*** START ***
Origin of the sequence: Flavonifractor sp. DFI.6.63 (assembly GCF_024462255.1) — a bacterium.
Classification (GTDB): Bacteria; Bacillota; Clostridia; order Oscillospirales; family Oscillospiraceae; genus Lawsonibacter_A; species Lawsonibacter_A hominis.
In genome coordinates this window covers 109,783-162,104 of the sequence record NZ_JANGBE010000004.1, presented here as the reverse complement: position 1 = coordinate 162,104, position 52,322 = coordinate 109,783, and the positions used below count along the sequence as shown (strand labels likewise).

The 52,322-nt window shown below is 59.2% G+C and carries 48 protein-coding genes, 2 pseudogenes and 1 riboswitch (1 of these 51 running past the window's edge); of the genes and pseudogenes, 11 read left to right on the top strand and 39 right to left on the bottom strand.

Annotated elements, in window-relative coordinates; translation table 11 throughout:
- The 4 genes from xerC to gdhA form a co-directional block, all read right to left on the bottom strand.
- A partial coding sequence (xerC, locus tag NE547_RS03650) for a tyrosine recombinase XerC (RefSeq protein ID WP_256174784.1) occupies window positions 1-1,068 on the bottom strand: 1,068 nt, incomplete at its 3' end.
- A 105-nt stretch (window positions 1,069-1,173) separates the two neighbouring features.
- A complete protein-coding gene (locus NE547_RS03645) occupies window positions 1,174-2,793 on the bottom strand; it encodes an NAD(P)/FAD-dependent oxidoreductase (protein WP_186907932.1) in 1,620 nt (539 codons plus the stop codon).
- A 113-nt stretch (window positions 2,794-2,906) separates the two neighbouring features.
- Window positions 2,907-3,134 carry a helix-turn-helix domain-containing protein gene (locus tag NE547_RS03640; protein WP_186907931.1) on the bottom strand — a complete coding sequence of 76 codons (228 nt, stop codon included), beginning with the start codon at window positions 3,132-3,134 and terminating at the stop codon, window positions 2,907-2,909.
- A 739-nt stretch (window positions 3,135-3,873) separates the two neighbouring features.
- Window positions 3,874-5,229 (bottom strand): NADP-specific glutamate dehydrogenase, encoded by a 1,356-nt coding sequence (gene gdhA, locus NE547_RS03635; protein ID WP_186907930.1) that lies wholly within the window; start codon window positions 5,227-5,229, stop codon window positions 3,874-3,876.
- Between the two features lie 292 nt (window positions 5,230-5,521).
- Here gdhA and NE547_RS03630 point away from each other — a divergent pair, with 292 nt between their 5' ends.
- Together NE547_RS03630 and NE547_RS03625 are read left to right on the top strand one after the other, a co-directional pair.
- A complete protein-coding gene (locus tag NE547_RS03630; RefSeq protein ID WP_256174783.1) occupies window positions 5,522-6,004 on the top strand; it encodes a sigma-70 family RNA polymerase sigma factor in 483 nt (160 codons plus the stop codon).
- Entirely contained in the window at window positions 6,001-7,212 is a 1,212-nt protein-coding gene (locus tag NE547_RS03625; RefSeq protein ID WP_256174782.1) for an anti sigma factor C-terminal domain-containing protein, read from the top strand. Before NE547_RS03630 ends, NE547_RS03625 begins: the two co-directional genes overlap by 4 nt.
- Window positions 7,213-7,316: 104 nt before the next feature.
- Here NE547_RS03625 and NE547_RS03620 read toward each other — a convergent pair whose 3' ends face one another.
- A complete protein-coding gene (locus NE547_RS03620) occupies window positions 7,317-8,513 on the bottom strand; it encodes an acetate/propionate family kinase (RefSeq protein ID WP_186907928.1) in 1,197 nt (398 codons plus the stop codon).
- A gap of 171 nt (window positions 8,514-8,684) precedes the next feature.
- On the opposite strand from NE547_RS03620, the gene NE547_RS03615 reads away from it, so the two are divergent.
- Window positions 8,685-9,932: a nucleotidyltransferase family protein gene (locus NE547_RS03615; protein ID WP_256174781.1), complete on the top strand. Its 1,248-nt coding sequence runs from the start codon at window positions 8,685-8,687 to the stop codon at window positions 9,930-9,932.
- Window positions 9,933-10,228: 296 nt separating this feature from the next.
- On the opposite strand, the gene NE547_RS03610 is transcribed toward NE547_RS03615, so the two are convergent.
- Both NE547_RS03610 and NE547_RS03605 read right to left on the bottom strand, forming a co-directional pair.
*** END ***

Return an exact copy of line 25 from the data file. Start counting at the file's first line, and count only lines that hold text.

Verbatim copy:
- Window positions 9,933-10,228: 296 nt separating this feature from the next.